There are certain widely-held beliefs about things that one should or must do in our lives that just aren’t true. They come from a mixture of society, our parents, our friends, and even sometimes, religion.
To be dramatic, these beliefs are not just untrue; they’re lies, whether consciously so or not.
These “rules” for life are hard to break because everyone seems to follow them. Not doing these things makes you an outcast. Well, it’s fun being an outcast. You get to figure out what you really want and be your own person.
I constantly find examples of people who are successful and happy who haven’t played by these rules — some of them, or all of them.
This isn’t a definitive list. I’m curious what else there might be. Let me know if you have any to add.
A general caveat is that you don’t have to follow any of these general rules. But you certainly can — if you want. It’s just that figuring out what we want is difficult amidst all the noise.
Preamble — The “Safety Net” Mentality
Because my own family regularly reads my blog and I don’t want to throw them under the bus, let me give a preamble to explain that I generally do understand where this mentality of following conventional paths comes from.
There is safety in numbers. If everyone seems to be doing something, and it’s generally working for a lot of people, then it does seems safe to recommend it.
For example, I really like being a writer and entrepreneur. But I wouldn’t recommend it to most people. It’s unstable, stressful, and much more difficult than it looks. Instead, it’s safer to recommend a general path of learning a valuable skill and selling your services in the labour market.
But still, the decisions I’ve made in my own life work for me — for now. It has taken quite a bit of convincing to myself that they’re the right decisions. And because I want to encourage everyone else to investigate what really would work best for them, I want to share some of what I’ve learned below.
You Don’t Need to Go to University to Get an Education
For most of my childhood, my parents wanted me to be a doctor. I thought I rebelled against that by going to university and getting two other vocational degrees in other things — engineering and law.
You’re probably laughing for the same reason I am — this wasn’t a rebellion at all! True rebellion would have been to study only what I really wanted to study (language and linguistics), or to eschew formal education altogether in pursuit of some alternative way of becoming educated.
Higher education has been excessively normalised. In Europe, it’s the de-facto pathway if you want a job (more on whether you need to have a “job” later), with doctorates becoming normalised for higher positions. In Australia, you almost have to get a double degree, or risk seeming too specialised. In the US, professional advancement usually requires an expensive masters degree. All of this costs us not just money, but our most precious, non-replaceable resource — time.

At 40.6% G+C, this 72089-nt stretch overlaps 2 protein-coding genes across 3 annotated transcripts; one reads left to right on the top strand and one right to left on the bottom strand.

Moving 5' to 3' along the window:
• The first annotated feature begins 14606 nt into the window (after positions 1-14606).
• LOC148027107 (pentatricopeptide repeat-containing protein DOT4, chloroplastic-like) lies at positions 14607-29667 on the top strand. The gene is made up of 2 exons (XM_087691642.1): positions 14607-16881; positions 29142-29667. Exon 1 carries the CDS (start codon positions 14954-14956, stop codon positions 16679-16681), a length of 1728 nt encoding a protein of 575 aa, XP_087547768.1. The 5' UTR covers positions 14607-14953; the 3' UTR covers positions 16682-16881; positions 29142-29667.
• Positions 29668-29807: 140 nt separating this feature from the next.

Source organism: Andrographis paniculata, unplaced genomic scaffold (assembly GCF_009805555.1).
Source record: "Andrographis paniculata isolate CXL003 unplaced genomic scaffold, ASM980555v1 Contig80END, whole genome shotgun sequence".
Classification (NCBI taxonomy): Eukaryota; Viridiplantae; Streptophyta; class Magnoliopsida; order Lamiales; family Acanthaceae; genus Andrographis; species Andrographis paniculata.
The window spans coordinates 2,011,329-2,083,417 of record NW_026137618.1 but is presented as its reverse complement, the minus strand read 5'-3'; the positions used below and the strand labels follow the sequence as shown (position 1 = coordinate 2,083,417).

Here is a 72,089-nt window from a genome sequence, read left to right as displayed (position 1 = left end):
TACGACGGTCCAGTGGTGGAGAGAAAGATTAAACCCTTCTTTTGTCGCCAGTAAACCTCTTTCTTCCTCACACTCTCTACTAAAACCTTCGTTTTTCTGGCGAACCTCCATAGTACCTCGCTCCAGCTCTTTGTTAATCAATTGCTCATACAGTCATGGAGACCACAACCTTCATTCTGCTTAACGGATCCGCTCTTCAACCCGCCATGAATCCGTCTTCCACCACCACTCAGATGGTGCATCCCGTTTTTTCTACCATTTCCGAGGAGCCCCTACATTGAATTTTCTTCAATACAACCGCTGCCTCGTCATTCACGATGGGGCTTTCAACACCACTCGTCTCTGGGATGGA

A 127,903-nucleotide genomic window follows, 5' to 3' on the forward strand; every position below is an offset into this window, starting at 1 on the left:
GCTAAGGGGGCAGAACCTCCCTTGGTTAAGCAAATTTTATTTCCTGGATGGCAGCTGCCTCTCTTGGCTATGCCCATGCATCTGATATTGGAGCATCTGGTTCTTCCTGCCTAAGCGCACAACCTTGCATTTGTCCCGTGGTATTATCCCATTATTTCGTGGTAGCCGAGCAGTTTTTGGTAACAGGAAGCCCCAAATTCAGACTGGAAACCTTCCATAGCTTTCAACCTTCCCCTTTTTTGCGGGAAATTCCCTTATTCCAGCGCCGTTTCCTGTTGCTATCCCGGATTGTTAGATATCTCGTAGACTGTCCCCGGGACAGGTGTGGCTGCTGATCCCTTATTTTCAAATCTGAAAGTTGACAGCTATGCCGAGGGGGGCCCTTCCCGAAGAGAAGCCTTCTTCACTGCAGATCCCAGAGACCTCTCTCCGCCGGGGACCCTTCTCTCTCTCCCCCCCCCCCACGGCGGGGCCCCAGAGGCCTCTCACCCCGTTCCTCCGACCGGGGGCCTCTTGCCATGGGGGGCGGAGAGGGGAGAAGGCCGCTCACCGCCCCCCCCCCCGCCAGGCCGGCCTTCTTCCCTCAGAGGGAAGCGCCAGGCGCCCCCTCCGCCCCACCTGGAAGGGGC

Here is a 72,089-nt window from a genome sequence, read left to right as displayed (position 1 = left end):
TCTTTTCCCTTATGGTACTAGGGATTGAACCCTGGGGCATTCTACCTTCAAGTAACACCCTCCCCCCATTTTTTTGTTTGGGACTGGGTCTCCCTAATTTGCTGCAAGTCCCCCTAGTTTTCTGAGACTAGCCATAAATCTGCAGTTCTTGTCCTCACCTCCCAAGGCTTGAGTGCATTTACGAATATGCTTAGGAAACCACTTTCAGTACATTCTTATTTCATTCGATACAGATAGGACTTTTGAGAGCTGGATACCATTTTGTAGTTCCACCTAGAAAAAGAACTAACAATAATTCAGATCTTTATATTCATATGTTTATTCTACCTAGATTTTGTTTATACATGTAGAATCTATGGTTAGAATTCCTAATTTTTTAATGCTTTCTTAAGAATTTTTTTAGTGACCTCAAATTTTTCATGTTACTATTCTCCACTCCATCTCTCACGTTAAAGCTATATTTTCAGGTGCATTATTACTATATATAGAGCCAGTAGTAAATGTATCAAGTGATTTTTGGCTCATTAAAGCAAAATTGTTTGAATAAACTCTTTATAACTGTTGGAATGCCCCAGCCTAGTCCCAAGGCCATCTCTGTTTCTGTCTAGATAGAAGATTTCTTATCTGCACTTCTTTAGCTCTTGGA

I’m not anti-education, of course. I just think it should be optional for our existence, career, and income-producing potential, and free. We’re quite a well way off both — and the US, with its high price of education, has especially far to go.
But after spending far too long at university and never having worked in professions related to my studies, it seems to me that there are definitely better ways of preparing oneself for life. These could be things like
- Apprenticeships or other on-the-job learning, where someone experienced teaches you how to do it
- Vocational schools that teach you a specific trade
- Self-education through life experience (nothing teaches you how to run a business better than running a business!)
Many people already follow those paths. In fact, I followed each of those paths despite also spending six years at uni. While I don’t regret my university time per se in that it brought me to where I am, if I knew what I do now, I wouldn’t have done it.
You Don’t Have to Have a Job or Career
Beyond education, there’s an expectation among people from many backgrounds that success means having a job, a car, and a house (I’ll get to the latter two soon).
I’ve written separately about how you don’t have to get a job. But in a nutshell — there’s an illusion of a steady job or predictable career path that universities and recruiters sell, but which doesn’t exist.
Nothing lasts forever. In fact, sometimes things don’t last long at all! You can be fired at any point. Companies come and go, as do departments, projects, and positions. Economies tank. Industries vanish. There’s nothing you can rely on for a period of more than around six months. In fact, many (non entry-level) roles change in nature roughly during that period.
So the thing we’re told to pursue — jobs and careers — don’t exist. Instead, I suggest people see life as a series of contracts. I’ll do this for this person, then do this for someone else, and then mostly, I’ll do what I can for myself.
If you really do start to see life as a series of contracts, it broadens your horizons as to ways in which you can put money in your bank account. You can do things like
- Ad hoc investments, like buying and renovating homes
- Starting and selling small businesses, like cafes and gyms
- Labour-type projects, like building or construction
- Trade, like becoming a motorcycle or house sales person